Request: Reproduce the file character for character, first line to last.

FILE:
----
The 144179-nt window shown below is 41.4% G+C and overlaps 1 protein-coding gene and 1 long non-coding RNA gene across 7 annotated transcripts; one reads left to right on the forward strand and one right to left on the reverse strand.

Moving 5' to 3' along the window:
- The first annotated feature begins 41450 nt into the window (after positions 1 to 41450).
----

The 144179-nt window shown below is 41.4% G+C and overlaps 1 protein-coding gene and 1 long non-coding RNA gene across 7 annotated transcripts; one reads left to right on the forward strand and one right to left on the reverse strand.

Moving 5' to 3' along the window:
- The first annotated feature begins 41450 nt into the window (after positions 1 to 41450).